The control winding 25x is connected in phase opposition with respect to the winding 15x. In operation of the engine, the ignition capacitor is first charged by the windings 15x or 16x, respectively, and then discharged, at the ignition instant, by the positive voltage half wave arising in the control winding 25x, thereby rendering thyristor 24 conductive and discharging capacitor 20. The charge and discharge cycle with respect to ignition capacitor 20 and the resulting ignition of spark plug 23 of the internal combustion engine only occurs once upon each rotation of the fly-wheel 31. If more frequent ignition is desired, more than one magnetic structure 32, 33, 34 can be located around the circumference of fly-wheel 31.

The magneto generator generally shown at 10 in FIG. 1 may be associated also with hollow fly-wheels. Referring to FIG. 3, a pot-shaped, cylindrical, hollow fly-wheel 40 has located therein four segment-shaped permanent magnets 41, of alternating polarity. The cut-away portion of the fly-wheel makes visible the magneto structure 12a which includes cores 13, 14 formed as chords with respect to the circumference of the cylindrical fly-wheel 40. The permanent magnets 41 are supplied with pole shoes 42. The chord-located cores 13, 14 are magnetically in parallel, and located axially staggered in the cylindrical fly-wheel - armature combination. Non-magnetic spacer pins 43 space the cores 13, 14 from each other and additionally secure the cores on an armature plate 44, which is stationary. The lower, or inner core 14 has a smaller cross sectional area than the outer, or upper core 13. Space utilization is particularly efficient when the control winding 25 is wound together with the winding 16, having the lesser number of turns on one common core 14 (which is the core of smaller cross-sectional area). The other main winding 15, with the larger number of turns, is then located on core 13 having the larger cross-sectional area.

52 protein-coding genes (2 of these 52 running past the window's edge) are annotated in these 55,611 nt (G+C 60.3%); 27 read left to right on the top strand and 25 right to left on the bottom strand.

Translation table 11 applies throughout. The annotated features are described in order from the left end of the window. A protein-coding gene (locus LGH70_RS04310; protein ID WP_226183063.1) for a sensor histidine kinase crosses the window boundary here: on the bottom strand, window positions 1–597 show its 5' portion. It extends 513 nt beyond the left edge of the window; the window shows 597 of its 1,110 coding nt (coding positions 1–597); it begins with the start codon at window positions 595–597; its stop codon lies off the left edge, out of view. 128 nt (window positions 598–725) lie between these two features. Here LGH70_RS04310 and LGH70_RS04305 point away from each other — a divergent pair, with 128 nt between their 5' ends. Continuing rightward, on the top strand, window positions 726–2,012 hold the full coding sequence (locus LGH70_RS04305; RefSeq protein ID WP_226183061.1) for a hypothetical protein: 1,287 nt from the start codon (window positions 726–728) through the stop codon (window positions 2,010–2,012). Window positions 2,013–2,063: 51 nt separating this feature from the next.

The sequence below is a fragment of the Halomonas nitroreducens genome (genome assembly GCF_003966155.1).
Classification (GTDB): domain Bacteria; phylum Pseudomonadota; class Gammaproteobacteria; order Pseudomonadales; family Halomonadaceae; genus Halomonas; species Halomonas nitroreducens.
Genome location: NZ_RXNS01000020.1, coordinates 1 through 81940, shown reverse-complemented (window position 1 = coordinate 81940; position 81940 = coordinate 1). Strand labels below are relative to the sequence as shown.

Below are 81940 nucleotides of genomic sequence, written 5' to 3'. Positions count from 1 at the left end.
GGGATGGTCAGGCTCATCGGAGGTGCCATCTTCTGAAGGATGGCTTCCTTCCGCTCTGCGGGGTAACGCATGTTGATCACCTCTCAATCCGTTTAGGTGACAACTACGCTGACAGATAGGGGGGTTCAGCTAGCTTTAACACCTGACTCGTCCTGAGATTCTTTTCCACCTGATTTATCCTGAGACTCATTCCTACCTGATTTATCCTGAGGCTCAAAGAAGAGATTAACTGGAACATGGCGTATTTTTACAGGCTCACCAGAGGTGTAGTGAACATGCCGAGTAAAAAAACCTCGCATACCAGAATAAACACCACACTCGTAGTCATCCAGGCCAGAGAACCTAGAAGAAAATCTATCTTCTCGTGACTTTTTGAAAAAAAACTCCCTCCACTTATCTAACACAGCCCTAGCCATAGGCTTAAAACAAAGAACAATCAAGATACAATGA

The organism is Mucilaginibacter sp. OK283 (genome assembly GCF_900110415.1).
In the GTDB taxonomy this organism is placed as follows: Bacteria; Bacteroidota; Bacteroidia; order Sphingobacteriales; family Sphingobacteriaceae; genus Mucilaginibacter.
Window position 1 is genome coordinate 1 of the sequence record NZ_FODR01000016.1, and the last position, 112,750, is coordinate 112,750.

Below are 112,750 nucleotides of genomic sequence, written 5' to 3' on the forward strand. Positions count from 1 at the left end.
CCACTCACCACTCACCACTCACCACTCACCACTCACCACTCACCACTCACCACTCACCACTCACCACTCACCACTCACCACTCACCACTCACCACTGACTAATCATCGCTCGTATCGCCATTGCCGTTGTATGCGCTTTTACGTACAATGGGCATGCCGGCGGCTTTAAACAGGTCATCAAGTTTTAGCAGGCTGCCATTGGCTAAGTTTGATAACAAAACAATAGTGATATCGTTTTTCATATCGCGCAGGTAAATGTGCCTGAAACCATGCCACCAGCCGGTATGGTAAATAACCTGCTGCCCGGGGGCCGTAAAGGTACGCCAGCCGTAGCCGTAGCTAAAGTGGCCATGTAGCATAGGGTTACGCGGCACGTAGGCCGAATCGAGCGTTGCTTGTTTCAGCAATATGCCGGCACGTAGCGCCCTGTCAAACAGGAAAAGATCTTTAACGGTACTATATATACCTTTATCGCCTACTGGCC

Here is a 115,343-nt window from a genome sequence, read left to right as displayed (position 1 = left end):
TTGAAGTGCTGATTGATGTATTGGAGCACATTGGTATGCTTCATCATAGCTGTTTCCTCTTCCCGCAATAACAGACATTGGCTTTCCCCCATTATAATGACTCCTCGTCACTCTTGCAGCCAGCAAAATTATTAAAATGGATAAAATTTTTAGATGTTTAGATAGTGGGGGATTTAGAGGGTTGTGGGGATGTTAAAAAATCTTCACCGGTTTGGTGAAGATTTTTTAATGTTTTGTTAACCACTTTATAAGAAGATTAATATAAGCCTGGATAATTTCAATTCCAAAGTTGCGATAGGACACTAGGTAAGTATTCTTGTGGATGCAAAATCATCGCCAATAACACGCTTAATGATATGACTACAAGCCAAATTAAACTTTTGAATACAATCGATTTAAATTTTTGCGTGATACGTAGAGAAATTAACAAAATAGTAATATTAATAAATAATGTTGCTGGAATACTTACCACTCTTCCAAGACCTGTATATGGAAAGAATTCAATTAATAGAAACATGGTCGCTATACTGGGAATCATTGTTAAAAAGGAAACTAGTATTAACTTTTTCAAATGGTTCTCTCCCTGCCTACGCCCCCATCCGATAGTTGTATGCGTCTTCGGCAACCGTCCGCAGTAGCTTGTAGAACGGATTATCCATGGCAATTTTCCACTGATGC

Various changes and modifications may be made within the inventive concept. It is possible, for example, to locate the cores 13, 14 not axially staggered, as shown in FIG, 3, but rather axially aligned and offset with each other by 90°, or 180° electrical. The main windings 15, 16 must, however, have different numbers of turns, and the control winding 25 must be located on one of the cores associated with one of the main windings, and connected in phase opposition with respect thereto.

Typical dimensions for a magneto generator, of the type of FIG. 1 may be:

coil 15: 7000 turns coil 16: 1500 turns coil 25: 100 turns cross section of armature core 13: 4.0 cm2 cross section of core 14: 2.5 cm2 charge capacitor 20: 2.0 μF.

The foregoing is merely an example and various changes and modifications may be made within the inventive concept.